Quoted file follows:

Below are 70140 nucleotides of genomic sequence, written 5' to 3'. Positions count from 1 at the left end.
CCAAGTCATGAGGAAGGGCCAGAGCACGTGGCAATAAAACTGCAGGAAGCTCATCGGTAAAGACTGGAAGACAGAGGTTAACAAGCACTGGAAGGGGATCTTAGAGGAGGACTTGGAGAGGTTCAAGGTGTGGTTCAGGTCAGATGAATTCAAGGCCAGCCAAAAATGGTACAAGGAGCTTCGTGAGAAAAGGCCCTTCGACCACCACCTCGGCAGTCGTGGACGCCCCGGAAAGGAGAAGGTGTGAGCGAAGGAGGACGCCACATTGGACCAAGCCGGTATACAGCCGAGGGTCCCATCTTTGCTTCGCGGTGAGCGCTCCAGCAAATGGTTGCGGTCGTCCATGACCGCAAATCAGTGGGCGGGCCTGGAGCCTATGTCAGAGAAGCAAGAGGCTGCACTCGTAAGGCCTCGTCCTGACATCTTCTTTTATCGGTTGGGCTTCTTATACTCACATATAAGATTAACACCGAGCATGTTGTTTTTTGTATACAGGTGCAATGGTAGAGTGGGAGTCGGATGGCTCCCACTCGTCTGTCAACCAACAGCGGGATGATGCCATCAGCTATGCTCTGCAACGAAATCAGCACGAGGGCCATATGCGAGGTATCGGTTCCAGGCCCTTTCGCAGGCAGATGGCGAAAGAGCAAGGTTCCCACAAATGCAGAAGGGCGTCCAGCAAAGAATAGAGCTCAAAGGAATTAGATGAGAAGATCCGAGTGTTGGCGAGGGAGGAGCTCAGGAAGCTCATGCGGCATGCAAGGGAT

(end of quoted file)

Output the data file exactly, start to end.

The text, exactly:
Below are 70140 nucleotides of genomic sequence, written 5' to 3'. Positions count from 1 at the left end.
CCAAGTCATGAGGAAGGGCCAGAGCACGTGGCAATAAAACTGCAGGAAGCTCATCGGTAAAGACTGGAAGACAGAGGTTAACAAGCACTGGAAGGGGATCTTAGAGGAGGACTTGGAGAGGTTCAAGGTGTGGTTCAGGTCAGATGAATTCAAGGCCAGCCAAAAATGGTACAAGGAGCTTCGTGAGAAAAGGCCCTTCGACCACCACCTCGGCAGTCGTGGACGCCCCGGAAAGGAGAAGGTGTGAGCGAAGGAGGACGCCACATTGGACCAAGCCGGTATACAGCCGAGGGTCCCATCTTTGCTTCGCGGTGAGCGCTCCAGCAAATGGTTGCGGTCGTCCATGACCGCAAATCAGTGGGCGGGCCTGGAGCCTATGTCAGAGAAGCAAGAGGCTGCACTCGTAAGGCCTCGTCCTGACATCTTCTTTTATCGGTTGGGCTTCTTATACTCACATATAAGATTAACACCGAGCATGTTGTTTTTTGTATACAGGTGCAATGGTAGAGTGGGAGTCGGATGGCTCCCACTCGTCTGTCAACCAACAGCGGGATGATGCCATCAGCTATGCTCTGCAACGAAATCAGCACGAGGGCCATATGCGAGGTATCGGTTCCAGGCCCTTTCGCAGGCAGATGGCGAAAGAGCAAGGTTCCCACAAATGCAGAAGGGCGTCCAGCAAAGAATAGAGCTCAAAGGAATTAGATGAGAAGATCCGAGTGTTGGCGAGGGAGGAGCTCAGGAAGCTCATGCGGCATGCAAGGGAT